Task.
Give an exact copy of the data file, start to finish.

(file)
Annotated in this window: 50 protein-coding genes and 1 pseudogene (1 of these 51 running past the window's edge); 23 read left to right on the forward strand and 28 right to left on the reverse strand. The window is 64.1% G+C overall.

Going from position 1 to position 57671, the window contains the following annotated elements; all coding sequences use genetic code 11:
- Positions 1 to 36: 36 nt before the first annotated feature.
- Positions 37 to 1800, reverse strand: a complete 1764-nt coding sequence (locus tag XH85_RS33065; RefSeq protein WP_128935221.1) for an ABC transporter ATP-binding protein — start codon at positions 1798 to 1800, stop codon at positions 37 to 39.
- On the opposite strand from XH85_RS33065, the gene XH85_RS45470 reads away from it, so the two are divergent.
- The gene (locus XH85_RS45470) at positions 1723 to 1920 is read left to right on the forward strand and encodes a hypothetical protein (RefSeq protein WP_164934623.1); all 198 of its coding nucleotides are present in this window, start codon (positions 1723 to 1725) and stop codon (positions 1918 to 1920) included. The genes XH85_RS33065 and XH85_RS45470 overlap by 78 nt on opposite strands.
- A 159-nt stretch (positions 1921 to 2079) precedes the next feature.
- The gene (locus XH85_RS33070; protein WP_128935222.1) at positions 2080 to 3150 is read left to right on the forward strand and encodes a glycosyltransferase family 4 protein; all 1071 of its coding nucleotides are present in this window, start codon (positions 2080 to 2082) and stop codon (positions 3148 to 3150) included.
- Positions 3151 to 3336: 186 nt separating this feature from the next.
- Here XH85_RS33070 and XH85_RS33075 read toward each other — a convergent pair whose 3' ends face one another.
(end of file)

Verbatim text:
Annotated in this window: 50 protein-coding genes and 1 pseudogene (1 of these 51 running past the window's edge); 23 read left to right on the forward strand and 28 right to left on the reverse strand. The window is 64.1% G+C overall.

Going from position 1 to position 57671, the window contains the following annotated elements; all coding sequences use genetic code 11:
- Positions 1 to 36: 36 nt before the first annotated feature.
- Positions 37 to 1800, reverse strand: a complete 1764-nt coding sequence (locus tag XH85_RS33065; RefSeq protein WP_128935221.1) for an ABC transporter ATP-binding protein — start codon at positions 1798 to 1800, stop codon at positions 37 to 39.
- On the opposite strand from XH85_RS33065, the gene XH85_RS45470 reads away from it, so the two are divergent.
- The gene (locus XH85_RS45470) at positions 1723 to 1920 is read left to right on the forward strand and encodes a hypothetical protein (RefSeq protein WP_164934623.1); all 198 of its coding nucleotides are present in this window, start codon (positions 1723 to 1725) and stop codon (positions 1918 to 1920) included. The genes XH85_RS33065 and XH85_RS45470 overlap by 78 nt on opposite strands.
- A 159-nt stretch (positions 1921 to 2079) precedes the next feature.
- The gene (locus XH85_RS33070; protein WP_128935222.1) at positions 2080 to 3150 is read left to right on the forward strand and encodes a glycosyltransferase family 4 protein; all 1071 of its coding nucleotides are present in this window, start codon (positions 2080 to 2082) and stop codon (positions 3148 to 3150) included.
- Positions 3151 to 3336: 186 nt separating this feature from the next.
- Here XH85_RS33070 and XH85_RS33075 read toward each other — a convergent pair whose 3' ends face one another.